Defense Grid 2 has twenty full levels, and each comes with nearly a dozen variants, with most being simple, but effective, variations on the core rules of the game. For example, Grinder pits you in an endurance test against a nigh-endless horde of increasingly powerful enemies, acting as Defense Grid 2’s survival mode. Grinder’s not the most low-key fun to be had here, but if you’re a baby bird who is hungry for a challenge this momma will give you all you can eat. Fixed Resources, as you might expect, gives you a pre-defined amount of resources with which to create your maze, allowing you to build the maze you want from the get-go and sit back to watch your handiwork. These modes trim and tune the core gameplay, altering the flow of action just enough to be worth your while. Other odder modes, like Focal Point, which only lets you deal damage by hovering over enemies with your mouse, are more weird than fun, but their inclusion is appreciated nonetheless.
Once you’ve exhausted the single-player campaign, you can battle it out with or against friends in either online or local multiplayer. For some players, this is where the real meat of Defense Grid 2 will lie, as the competitive multiplayer modes combine the same fast-paced fun of single-player with the added challenge of defeating a human opponent whose rizal maze fills yours with a new enemy for each one it destroys (and vice-versa). This mode is great, and since you and your opponent have access to the exact same things, you won’t have to worry about things like imbalanced/overpowered strategies— it all depends on your skill. Should multiplayer wear out its welcome, you can always try out the many custom levels either designed by the Steam community or by your own hand. Be forewarned, however, that while the custom level editor is very in-depth, it’s not the most user-friendly program, so if you hope to make any levels of your own, expect to spend a bit of time learning the ropes.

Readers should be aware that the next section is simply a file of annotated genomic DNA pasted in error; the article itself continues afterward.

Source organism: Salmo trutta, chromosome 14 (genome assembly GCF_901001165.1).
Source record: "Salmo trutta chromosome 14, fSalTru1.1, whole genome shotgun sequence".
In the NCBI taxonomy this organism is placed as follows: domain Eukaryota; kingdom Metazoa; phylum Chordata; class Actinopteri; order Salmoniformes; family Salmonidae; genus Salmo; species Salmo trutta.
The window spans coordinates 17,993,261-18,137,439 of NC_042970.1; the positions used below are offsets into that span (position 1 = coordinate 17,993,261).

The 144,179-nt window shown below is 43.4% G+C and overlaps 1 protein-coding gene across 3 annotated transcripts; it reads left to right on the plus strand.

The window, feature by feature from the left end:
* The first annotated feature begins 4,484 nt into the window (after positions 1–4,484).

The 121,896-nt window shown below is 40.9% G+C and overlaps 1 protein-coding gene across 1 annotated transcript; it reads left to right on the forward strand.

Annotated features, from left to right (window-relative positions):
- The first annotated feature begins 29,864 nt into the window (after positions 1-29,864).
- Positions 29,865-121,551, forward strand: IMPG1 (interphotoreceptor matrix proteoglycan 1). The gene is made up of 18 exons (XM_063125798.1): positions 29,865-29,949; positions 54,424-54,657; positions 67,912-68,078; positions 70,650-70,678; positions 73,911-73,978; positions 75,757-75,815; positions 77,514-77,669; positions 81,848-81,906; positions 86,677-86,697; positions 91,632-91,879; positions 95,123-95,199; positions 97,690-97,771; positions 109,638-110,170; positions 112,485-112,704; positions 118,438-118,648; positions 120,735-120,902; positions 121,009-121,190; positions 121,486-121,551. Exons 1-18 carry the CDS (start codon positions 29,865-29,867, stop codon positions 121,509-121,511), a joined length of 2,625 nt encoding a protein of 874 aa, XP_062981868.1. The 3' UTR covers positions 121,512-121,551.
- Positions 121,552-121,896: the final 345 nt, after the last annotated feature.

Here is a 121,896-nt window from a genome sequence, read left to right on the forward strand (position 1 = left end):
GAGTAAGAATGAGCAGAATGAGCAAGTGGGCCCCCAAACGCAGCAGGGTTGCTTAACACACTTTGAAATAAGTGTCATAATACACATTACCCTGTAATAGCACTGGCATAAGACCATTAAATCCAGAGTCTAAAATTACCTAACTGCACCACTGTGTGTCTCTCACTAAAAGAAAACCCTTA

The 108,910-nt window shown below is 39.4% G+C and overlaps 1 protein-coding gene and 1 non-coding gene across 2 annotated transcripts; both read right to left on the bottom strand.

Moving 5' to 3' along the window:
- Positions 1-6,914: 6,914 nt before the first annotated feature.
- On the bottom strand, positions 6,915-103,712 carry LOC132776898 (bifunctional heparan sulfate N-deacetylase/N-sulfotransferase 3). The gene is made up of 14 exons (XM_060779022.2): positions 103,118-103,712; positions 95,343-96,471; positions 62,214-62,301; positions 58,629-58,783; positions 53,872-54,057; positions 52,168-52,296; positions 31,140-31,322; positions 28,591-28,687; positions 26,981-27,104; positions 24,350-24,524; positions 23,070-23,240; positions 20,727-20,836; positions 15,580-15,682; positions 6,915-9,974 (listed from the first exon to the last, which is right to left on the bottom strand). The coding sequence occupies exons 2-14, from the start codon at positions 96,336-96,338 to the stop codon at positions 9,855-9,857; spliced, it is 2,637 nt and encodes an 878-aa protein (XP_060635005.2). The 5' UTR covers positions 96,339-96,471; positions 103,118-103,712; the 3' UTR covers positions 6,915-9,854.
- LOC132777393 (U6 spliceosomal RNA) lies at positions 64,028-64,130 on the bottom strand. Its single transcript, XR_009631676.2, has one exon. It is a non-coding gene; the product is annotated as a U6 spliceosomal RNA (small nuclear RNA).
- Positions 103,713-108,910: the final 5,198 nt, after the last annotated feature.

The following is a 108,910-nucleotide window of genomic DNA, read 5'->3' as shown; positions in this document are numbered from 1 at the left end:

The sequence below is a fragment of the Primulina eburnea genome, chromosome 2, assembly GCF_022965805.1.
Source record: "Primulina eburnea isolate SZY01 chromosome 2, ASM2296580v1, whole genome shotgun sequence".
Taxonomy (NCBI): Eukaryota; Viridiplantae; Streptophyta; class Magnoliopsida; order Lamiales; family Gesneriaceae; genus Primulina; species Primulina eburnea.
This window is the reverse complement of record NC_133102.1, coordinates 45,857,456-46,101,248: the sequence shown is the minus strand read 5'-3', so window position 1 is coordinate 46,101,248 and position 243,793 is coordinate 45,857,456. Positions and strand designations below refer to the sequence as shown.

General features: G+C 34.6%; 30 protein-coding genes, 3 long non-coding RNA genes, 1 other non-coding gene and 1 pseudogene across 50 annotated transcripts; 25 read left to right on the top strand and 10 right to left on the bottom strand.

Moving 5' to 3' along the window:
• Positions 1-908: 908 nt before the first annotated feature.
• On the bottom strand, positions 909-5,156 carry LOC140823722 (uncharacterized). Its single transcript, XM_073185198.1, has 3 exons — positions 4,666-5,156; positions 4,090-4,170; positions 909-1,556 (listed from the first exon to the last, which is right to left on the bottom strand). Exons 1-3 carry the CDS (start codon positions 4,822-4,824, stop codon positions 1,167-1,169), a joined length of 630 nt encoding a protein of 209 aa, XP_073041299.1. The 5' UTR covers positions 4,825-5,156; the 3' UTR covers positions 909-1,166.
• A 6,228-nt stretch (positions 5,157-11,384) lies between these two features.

In spite of the fact that you're just playing a tower defense game, Defense Grid 2's story and characters are pretty damn strong. The voice acting for your motley crew of AI allies is great, especially Jim Ward, who reprises his role as Fletcher, the talkative, upbeat British AI.
There are a few minor quibbles here and there, however. The controls take a bit of getting used to, mostly because the game feels halfway built for a mouse, halfway for a controller, and optimized for neither. Moving your cursor around also moves the camera with it, and rather than pointing and clicking on tower options, you scroll through them with swipes of the mouse or taps of the joystick; it feels clunky, at first, but it’s nothing game-breaking, and you can get used to it after playing a bit. The music has a great synthetic sound... which you'll barely get to hear because the omnipresent sound of gunfire drowns it out in every level. Lastly, the resource management is a bit odd, granting you additional resources at regular intervals based on how many banked resources you have. This encourages you to occasionally sit back and not do anything, which in turn feels very counterintuitive. Still, these are minor issues, and do little to dull the sheer fun of crushing the alien hordes with your brilliantly laid out mazes.
Whether you're a lifelong fan of tower defense games or have no idea what "mazing" means, Defense Grid 2's smart gameplay, strong level design, and great writing make it a strong contender for any strategically-minder gamer's library.
This review was based on a publisher-provided copy of Defense Grid 2 for PC.